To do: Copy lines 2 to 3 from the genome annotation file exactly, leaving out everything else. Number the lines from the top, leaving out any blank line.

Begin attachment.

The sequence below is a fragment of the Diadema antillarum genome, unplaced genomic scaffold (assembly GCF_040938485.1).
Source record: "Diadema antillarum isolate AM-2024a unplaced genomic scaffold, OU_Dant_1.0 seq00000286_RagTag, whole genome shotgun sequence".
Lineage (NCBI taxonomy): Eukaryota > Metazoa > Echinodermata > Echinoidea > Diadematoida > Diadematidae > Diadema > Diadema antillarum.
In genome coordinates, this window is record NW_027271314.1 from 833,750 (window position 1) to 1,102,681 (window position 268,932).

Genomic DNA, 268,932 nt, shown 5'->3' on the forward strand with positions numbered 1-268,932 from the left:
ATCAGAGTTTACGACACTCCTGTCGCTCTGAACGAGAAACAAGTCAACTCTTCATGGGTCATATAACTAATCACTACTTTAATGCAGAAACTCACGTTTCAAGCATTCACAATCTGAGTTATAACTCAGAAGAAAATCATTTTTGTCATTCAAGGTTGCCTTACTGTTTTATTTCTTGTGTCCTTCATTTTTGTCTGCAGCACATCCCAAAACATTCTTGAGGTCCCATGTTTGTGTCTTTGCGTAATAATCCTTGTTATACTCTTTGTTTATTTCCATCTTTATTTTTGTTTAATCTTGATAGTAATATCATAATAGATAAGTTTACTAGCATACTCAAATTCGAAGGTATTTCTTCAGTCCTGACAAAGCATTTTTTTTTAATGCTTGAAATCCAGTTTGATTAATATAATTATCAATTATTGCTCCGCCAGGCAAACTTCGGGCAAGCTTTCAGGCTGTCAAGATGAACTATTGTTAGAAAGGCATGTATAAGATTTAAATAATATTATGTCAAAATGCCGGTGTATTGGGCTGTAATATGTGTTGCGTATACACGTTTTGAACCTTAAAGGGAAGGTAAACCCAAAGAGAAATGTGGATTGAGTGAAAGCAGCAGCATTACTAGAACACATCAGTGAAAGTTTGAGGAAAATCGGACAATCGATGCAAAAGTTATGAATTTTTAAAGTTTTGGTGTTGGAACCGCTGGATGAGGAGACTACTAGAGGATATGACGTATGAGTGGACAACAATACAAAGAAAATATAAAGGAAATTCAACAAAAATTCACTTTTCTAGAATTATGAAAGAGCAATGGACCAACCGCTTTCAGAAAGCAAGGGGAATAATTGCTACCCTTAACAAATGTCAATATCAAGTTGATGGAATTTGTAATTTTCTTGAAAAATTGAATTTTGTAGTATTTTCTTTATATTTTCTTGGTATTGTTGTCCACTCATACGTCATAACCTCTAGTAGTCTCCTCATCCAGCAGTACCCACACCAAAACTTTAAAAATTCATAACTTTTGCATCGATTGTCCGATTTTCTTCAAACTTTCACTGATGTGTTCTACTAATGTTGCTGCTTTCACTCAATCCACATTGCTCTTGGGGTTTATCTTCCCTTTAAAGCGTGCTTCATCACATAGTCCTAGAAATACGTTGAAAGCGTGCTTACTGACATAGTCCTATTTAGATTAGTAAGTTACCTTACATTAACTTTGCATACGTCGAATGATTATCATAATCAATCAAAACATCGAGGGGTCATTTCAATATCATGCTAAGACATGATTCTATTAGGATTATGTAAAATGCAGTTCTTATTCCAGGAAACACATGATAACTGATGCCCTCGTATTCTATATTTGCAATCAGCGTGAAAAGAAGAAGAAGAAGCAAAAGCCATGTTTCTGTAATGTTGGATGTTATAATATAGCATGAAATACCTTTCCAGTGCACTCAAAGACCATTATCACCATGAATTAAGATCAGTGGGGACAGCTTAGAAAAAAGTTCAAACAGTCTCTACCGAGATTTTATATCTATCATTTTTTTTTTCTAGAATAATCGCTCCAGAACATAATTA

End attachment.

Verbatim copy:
Source record: "Diadema antillarum isolate AM-2024a unplaced genomic scaffold, OU_Dant_1.0 seq00000286_RagTag, whole genome shotgun sequence".
Lineage (NCBI taxonomy): Eukaryota > Metazoa > Echinodermata > Echinoidea > Diadematoida > Diadematidae > Diadema > Diadema antillarum.